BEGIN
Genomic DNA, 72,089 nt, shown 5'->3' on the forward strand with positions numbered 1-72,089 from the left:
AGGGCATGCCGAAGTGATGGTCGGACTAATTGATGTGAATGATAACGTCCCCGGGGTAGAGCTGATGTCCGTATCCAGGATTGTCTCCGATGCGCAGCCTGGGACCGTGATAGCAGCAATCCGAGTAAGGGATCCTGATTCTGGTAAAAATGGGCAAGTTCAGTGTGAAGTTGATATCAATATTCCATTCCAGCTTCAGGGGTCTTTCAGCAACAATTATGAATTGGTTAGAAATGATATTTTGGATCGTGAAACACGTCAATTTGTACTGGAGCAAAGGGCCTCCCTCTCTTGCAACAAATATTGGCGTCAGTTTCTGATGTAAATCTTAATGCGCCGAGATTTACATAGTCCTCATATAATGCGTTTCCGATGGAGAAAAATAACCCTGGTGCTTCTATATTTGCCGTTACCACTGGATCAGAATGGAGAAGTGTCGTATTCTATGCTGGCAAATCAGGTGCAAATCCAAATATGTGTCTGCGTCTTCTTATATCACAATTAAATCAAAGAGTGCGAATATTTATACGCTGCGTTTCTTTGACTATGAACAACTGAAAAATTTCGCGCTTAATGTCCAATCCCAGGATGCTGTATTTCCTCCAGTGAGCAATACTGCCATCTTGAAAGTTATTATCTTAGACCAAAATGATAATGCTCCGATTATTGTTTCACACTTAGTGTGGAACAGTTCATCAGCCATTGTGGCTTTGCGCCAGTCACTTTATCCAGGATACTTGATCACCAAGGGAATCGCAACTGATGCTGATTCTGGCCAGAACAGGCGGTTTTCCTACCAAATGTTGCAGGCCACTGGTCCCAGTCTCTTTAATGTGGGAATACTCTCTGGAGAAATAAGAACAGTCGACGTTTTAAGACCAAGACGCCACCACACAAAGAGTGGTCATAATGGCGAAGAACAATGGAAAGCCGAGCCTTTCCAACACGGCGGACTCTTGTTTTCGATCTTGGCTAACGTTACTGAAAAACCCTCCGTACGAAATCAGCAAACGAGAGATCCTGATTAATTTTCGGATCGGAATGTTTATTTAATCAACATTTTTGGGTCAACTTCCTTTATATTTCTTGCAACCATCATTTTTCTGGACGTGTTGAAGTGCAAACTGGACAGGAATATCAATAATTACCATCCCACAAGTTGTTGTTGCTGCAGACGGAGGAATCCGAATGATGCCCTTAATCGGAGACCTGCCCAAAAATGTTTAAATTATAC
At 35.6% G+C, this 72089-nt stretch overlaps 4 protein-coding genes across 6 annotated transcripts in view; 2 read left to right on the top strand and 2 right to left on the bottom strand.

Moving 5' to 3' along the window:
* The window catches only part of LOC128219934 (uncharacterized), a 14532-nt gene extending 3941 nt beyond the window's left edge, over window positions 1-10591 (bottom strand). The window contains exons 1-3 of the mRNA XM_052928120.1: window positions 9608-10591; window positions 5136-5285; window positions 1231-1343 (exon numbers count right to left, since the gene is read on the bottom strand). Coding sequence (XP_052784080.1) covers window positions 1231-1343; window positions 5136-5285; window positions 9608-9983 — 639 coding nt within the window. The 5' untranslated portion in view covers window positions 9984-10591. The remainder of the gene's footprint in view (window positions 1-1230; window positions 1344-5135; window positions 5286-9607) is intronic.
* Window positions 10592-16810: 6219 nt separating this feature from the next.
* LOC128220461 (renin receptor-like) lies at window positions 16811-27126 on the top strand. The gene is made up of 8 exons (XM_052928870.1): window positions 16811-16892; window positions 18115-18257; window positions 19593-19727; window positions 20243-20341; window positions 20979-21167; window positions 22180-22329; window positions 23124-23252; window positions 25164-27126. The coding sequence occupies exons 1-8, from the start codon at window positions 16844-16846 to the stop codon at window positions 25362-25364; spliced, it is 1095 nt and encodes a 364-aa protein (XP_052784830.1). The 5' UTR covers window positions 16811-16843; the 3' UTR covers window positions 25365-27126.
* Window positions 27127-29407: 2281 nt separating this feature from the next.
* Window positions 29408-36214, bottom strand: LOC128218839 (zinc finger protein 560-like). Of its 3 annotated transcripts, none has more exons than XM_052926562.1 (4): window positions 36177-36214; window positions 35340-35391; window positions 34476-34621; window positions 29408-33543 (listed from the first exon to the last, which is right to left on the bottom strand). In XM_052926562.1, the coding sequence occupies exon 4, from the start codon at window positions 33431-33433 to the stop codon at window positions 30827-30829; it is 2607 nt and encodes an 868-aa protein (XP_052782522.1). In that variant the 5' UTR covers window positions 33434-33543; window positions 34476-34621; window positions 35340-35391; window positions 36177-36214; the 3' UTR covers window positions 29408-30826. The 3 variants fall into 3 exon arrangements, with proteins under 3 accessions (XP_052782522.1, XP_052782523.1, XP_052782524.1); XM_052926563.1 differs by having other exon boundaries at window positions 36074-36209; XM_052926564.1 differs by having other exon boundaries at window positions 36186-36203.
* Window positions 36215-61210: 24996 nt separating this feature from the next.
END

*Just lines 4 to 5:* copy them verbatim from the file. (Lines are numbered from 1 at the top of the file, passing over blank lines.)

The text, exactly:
Moving 5' to 3' along the window:
* The window catches only part of LOC128219934 (uncharacterized), a 14532-nt gene extending 3941 nt beyond the window's left edge, over window positions 1-10591 (bottom strand). The window contains exons 1-3 of the mRNA XM_052928120.1: window positions 9608-10591; window positions 5136-5285; window positions 1231-1343 (exon numbers count right to left, since the gene is read on the bottom strand). Coding sequence (XP_052784080.1) covers window positions 1231-1343; window positions 5136-5285; window positions 9608-9983 — 639 coding nt within the window. The 5' untranslated portion in view covers window positions 9984-10591. The remainder of the gene's footprint in view (window positions 1-1230; window positions 1344-5135; window positions 5286-9607) is intronic.